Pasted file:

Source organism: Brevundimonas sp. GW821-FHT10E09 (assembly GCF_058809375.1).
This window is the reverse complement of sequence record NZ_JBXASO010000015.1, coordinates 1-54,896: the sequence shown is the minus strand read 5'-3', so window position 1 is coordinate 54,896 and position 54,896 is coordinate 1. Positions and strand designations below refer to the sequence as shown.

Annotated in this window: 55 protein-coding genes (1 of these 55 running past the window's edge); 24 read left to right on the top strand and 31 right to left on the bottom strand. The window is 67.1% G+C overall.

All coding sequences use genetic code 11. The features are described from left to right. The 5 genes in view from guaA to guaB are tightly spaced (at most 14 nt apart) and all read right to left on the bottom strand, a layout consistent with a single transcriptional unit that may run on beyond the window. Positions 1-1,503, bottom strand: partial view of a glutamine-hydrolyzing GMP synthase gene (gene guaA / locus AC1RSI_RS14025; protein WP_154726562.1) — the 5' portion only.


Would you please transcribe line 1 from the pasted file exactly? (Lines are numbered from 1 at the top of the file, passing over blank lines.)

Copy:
Source organism: Brevundimonas sp. GW821-FHT10E09 (assembly GCF_058809375.1).